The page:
Analytic proof of the non-integrability of the Henon-Heiles system?

The Henon-Heiles potential is

$$U(x,y ) = \frac{1}{2} (x^2 + y^2 + 2 x^2 y - \frac{2}{3} y^3) .$$

This is a two degree-of-freedom system. The full Hamiltonian is

$$H = p_x^2 + p_y^2 + U(x,y ) .$$

It is shown by numerics that it is non-integrable. But can one prove it rigorously analytically? The problem boils down to proving the non-existence of a second first-integral/integral-of-motion.

If this problem is too difficult, is there any simpler model whose non-integrability can be proven analytically?

General analytic methods to prove non-integrability are discussed in e.g. this Phys.SE post. In this answer, we will sketch how to apply the following Poincare corollary.

Poincare corollary: If an autonomous Hamiltonian Liouville-integrable system has a periodic solution $z_0(t)=z_0(t+T)$, then the monodromy matrix for the linearized system along $z_0$ can only have 1 as a (generalized) eigenvalue.

A proof of the Poincare corollary is given in my Phys.SE answer here. $\uparrow$ Fig. 1. Poincare maps in the $(y,\dot{y})$ plane with $(x,\dot{x})=(0,0)$ for various fixed energy-levels $E$ of the Henon-Heiles (HH) system. We consider below the outermost periodic orbit for $E=1/6$ and $E=1/12$.

Sketched analytic proof that the HH system is not integrable: The HH system has Lagrangian$^1$ $$L ~=~T-V, \qquad T ~=~\frac{1}{2}(\dot{x}^2+\dot{y}^2) ~=~\frac{1}{2}(\dot{r}^2+r^2\dot{\theta}^2),$$ $$V~=~\frac{1}{2}(x^2+y^2)+x^2y-\frac{1}{3}y^3 ~=~\frac{r^2}{2}+\frac{r^3}{3}\sin 3\theta, \qquad x+iy ~\equiv~re^{i\theta}. \tag{1}$$ The EL equations are $$-\ddot{x}_0~=~x_0 +2x_0y_0, \tag{2}$$ $$-\ddot{y}_0~=~y_0 +x_0^2-y_0^2.\tag{3}$$ We seek a periodic solution $y_0(t)=y_0(t+T)$ with $x_0(t)\equiv 0$. Then eq. (2) is automatically satisfied. The energy $$E~=~ \frac{1}{2}\dot{y}_0^2+\frac{1}{2}y_0^2 -\frac{1}{3}y_0^3 \tag{4}$$ is conserved. Consider $(x,y)=(x_0,y_0)+ (\xi,\eta)$, where $(\xi,\eta)$ is an infinitesimal fluctuation. The linearized EL equations $$\ddot{\xi}~=~-(1+2y_0)\xi ,\tag{5}$$ $$\ddot{\eta}~=~(2y_0-1)\eta,\tag{6}$$ decouple. [The eq. (6) corresponds to dimensional reduction to the 1D subsystem in the $y$-direction alone. This is manifestly integrable, so we already know that the corresponding 2 generalized eigenvalues for the monodromy matrix in the $y$-direction is $1$. Hence eq. (5) will be the actual integrability test.]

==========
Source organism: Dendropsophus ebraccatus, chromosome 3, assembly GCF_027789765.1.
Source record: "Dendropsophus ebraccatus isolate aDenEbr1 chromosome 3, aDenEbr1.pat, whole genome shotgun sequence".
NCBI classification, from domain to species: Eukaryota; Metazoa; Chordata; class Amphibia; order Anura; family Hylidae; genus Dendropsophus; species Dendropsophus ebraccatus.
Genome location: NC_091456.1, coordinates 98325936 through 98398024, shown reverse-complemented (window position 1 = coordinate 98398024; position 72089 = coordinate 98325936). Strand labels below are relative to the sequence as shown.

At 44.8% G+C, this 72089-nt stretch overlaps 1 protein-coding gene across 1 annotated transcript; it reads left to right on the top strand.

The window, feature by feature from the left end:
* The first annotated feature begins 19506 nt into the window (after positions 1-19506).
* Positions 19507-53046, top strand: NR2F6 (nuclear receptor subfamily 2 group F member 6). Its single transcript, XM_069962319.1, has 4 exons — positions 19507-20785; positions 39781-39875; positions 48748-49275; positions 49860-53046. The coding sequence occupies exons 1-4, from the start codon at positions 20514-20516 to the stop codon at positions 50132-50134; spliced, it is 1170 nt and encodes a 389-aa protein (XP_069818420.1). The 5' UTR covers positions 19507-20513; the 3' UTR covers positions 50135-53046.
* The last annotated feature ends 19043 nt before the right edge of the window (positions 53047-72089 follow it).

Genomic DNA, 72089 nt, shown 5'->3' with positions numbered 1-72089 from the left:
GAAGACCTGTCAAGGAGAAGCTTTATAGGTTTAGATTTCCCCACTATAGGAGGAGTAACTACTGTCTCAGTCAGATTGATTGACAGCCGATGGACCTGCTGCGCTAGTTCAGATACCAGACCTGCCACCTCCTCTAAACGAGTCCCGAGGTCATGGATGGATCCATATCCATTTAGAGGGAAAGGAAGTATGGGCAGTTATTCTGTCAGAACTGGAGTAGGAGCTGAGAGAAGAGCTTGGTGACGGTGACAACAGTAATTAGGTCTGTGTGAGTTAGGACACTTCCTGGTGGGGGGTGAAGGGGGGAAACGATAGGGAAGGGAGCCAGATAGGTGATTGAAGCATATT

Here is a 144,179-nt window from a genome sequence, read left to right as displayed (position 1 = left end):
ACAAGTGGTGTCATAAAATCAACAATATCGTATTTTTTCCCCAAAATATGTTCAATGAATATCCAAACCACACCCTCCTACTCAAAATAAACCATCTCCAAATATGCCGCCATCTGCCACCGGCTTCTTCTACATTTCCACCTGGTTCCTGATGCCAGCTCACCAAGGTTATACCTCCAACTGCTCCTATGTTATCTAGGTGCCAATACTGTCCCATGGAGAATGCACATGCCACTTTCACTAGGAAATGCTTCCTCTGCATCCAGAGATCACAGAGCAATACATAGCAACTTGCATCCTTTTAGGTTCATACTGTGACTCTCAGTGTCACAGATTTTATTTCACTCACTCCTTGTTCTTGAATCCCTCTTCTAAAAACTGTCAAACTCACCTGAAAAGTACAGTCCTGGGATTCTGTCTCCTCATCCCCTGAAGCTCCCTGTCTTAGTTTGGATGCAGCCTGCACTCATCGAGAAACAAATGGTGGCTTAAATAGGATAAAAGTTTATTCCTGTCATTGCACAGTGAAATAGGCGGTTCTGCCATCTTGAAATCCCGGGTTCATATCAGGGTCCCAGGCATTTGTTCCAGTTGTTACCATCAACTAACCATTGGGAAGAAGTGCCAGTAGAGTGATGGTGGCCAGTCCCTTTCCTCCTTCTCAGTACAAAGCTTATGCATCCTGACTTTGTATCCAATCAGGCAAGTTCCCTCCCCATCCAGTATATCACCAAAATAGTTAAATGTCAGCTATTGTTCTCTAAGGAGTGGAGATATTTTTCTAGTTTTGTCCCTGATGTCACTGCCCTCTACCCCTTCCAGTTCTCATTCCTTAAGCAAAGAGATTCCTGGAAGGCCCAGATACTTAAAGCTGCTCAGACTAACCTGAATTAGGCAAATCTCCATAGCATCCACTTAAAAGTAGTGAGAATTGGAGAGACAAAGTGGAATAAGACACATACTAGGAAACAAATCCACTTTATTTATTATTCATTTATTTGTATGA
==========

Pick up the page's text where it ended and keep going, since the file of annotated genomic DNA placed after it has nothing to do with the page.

First attempt: $E=\frac{1}{6}$. The first integral (4) becomes $$\dot{y}_0~=~\pm (1-y_0)\sqrt{y_0+1/2}, \qquad -\frac{1}{2}~\leq~y_0~\leq~1. \tag{7}$$ It has solution $$y_0(t)~=~ \frac{3}{2}\tanh u-\frac{1}{2} ~=~1-\frac{3/2}{\cosh^2u},\qquad u~\equiv~\frac{t}{2}.\tag{8}$$ Unfortunately the period is infinite $T=\infty$. For the record, the linearized eqs. (5) & (6) become Legendre's DE $$\frac{d^2\xi}{du^2}~=~- 12\xi \tanh^2 u , \tag{9}$$ $$\frac{d^2\eta}{du^2}~=~\left(4 - \frac{12}{\cosh^2 u}\right) \eta. \tag{10}$$

Second attempt: $E=\frac{1}{12}$. The first integral (4) becomes $$\dot{y}_0~=~\pm \sqrt{\frac{2}{3}(y_0-1)(y_0^2-y_0-1/2)}, \qquad \frac{1-\sqrt{3}}{2}~\leq~y_0~\leq~\frac{1}{2}.\tag{11}$$ It has a solution in terms of Jacobi elliptic functions $$y_0(t)~=~ \sqrt{3}{\rm sn}^2u +\frac{1-\sqrt{3}}{2}, \qquad {\rm sn} u~\equiv~{\rm sn}(u|m\!=\!2), \qquad u~\equiv~\frac{t}{2\sqrt{3}}.\tag{12}$$ The linearized eqs. (5) & (6) become Lamé's DE on Jacobi form$^2$ $$\frac{d^2\xi}{du^2}~=~\left(12-8\sqrt{3}- 24 {\rm sn}^2u \right) \xi \tag{13},$$ $$\frac{d^2\eta}{du^2}~=~\left(24 {\rm sn}^2u - 12\right) \eta \tag{14}.$$ Eqs. (13) & (14) may in principle be solved analytically. At this stage we admittedly just plugged eq. (13) into Mathematica, and checked numerically that the corresponding 2 generalized eigenvalues for the monodromy matrix in the $x$-direction are far from 1. Hence the HH system is not integrable, cf. the Poincare corollary. $\Box$

References:

1. H. Goldstein, Classical Mechanics, 3rd edition, Section 11.6.

--

$^1$ Although the $4\times 4$ monodromy matrix refers to the 4D phase space, it is convenient to perform most of analysis in the 2D configuration space, and postpone the Legendre transformation.

$^2$ One solution to eq. (14) is $$\eta_1(u)~:=~{\rm sn}u~{\rm cn}u~{\rm dn}u. \tag{15}$$ Another independent solution can in principle be found from the formula $$\eta_2(u)~:=~\eta_1(u)\int^u\! \frac{du^{\prime}}{\eta_1(u^{\prime})^2}. \tag{16}$$

• Presumably the same strategy would hold to show that the 3-particle Toda system - which can be reduced to 2 positions and 2 momenta and is closely related to HH - is integrable? (Of course we know it is as a second invariant of motion is known). – ZeroTheHero Nov 15 '18 at 15:34